Elvira E. Sears's Story
I thought my life was just beginning. I'd finished college a few years
earlier, and was working on a research project. Then, symptoms started
appearing, and my life came to a standstill. I had to be reminded what
to do when I woke up... to brush my teeth, to wash up. The man I was living
with at the time started staying home with me, and we both sought help
through his employee assistance provider. The psychologist there suggested
I go to one of the area hospitals. This was my first of about six psychiatric
My diagnosis was schizophrenia. After the hospitalization, I continued
with therapy and medication. I continued trying to work, but I couldn't
keep a job very long. I tried clerical work, proofreading, waitressing.
I even tried substitute teaching (I had gotten a teaching degree as "something
to fall back on") but my illness caused me to treat the students inappropriately.
One of my psychiatrists suggested I try to get a civil service job. At
first I was reluctant, because I thought I'd be working with people like
me. Eventually, I started working with people with mental retardation.
There was a provision in the job that allowed me to take off 12 weeks if
I worked 1250 hours. That leave helped considerably, and I kept that job
for about 11 years.
I had a very bad day treatment experience in 1998. At the day treatment
program in New York, someone committed suicide. I had to leave after that,
and I went home to Florida, thinking my life was over. I was cut off from
my medication, and I constantly thought about death and dying.
A psychiatric assessment center helped me find a source of medication
again. The center also ran a day treatment program. Despite my doubts after
my last day treatment, I ended up going there. And even to this day I miss
it. It was the best.
This program was great because it was long-term (I stayed from July 1998
to February 1999) and because the people were really caring. I had a car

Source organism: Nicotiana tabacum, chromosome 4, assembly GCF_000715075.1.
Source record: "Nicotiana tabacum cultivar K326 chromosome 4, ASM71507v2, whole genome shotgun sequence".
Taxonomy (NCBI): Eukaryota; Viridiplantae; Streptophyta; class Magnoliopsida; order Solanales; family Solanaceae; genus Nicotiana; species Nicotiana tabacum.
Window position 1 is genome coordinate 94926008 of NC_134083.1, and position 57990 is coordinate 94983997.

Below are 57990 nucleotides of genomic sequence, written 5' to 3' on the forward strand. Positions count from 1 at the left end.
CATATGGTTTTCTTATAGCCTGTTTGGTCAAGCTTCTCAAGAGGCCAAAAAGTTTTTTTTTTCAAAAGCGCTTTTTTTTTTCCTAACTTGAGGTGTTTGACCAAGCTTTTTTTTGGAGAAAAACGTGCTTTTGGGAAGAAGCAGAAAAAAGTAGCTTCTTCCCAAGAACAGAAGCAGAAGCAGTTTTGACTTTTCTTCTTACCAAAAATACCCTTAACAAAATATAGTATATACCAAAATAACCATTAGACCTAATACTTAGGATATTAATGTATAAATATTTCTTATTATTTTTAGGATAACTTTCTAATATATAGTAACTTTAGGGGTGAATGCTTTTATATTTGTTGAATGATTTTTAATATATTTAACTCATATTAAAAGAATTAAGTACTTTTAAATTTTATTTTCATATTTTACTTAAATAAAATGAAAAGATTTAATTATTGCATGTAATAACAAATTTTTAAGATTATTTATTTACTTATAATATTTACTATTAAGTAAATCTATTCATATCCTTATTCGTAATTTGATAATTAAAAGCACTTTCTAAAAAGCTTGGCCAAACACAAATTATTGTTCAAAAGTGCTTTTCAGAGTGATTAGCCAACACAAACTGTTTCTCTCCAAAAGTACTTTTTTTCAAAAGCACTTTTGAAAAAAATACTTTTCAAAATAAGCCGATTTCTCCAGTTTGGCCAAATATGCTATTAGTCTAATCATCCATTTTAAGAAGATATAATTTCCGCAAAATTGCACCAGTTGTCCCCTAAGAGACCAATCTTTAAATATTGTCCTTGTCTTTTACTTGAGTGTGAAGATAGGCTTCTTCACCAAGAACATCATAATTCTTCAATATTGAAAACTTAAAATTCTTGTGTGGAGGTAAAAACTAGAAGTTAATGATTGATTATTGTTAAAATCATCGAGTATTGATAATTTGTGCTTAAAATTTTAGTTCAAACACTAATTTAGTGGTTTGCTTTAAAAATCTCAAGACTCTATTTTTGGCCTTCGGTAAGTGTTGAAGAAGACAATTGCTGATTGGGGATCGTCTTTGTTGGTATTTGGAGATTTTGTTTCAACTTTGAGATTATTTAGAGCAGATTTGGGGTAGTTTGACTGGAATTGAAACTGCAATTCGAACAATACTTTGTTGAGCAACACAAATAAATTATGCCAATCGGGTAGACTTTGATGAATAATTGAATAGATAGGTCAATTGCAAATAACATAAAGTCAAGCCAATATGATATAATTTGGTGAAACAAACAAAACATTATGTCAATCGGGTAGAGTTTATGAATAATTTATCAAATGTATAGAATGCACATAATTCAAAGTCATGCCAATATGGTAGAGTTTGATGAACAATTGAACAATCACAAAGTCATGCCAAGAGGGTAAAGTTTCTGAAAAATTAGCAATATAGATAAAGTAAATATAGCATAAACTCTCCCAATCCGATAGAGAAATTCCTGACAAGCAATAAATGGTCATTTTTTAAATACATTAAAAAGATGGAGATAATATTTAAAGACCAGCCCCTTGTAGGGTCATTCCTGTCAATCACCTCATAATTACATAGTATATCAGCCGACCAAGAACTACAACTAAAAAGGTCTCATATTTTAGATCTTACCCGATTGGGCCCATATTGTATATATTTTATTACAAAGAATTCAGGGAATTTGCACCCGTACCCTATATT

and could drive myself, but the occupational therapist always said to me,
"We'll pick you up." This was so helpful because I had to be up,
showered, and ready for the car at 8:30. It got me out of bed.
The day program was instrumental in me securing a volunteer position at
a place that helps find housing for people with special needs, mental illness.
I volunteered there for approximately four years. Now I work there part-time.
I help people with mental illness find housing, and it's something I want
to do. It's a far cry from the other jobs I've had. I never thought I'd
be paid to talk on the phone!
In addition to my work, I volunteer for the Mental Health Association
and facilitate a Schizophrenics Anonymous support group. I think being
busy and having something to do is important. I still spend some time at
home, but I try to get out every day.
When a person is ill, it's important to have the support of family and
friends. I stayed away from my family for 22 years thinking that if I came
home, they'd lock me away in an asylum. But to my surprise, they were very
supportive. Of course, some are less supportive than others. There are
people who say "Theres nothing wrong with you. You're just spoiled." But
there are always going to be people who don't accept it. A mental illness
isn't like a physical handicap—you can't see it.
Drop-in centers are very important places for consumers to go as an alternative
to isolating themselves at home. Presently I attend and am active member
at three drop-in-centers including 9 Muses Art Center, in Lauderhill, FL;
REBELS Drop-in-Center in Hollywood, FL; and the Personal Empowerment Education
and Recreation (PEER) Center in Oakland Park, FL. Before leaving New York
to help in my recovery I also attended drop-in-centers there.
I used to think I was doomed. I used to talk about how I would prepare
for my funeral. Looking back on that now, I feel marvelous. As long as
there's life, there's hope.
Elvira E. Sears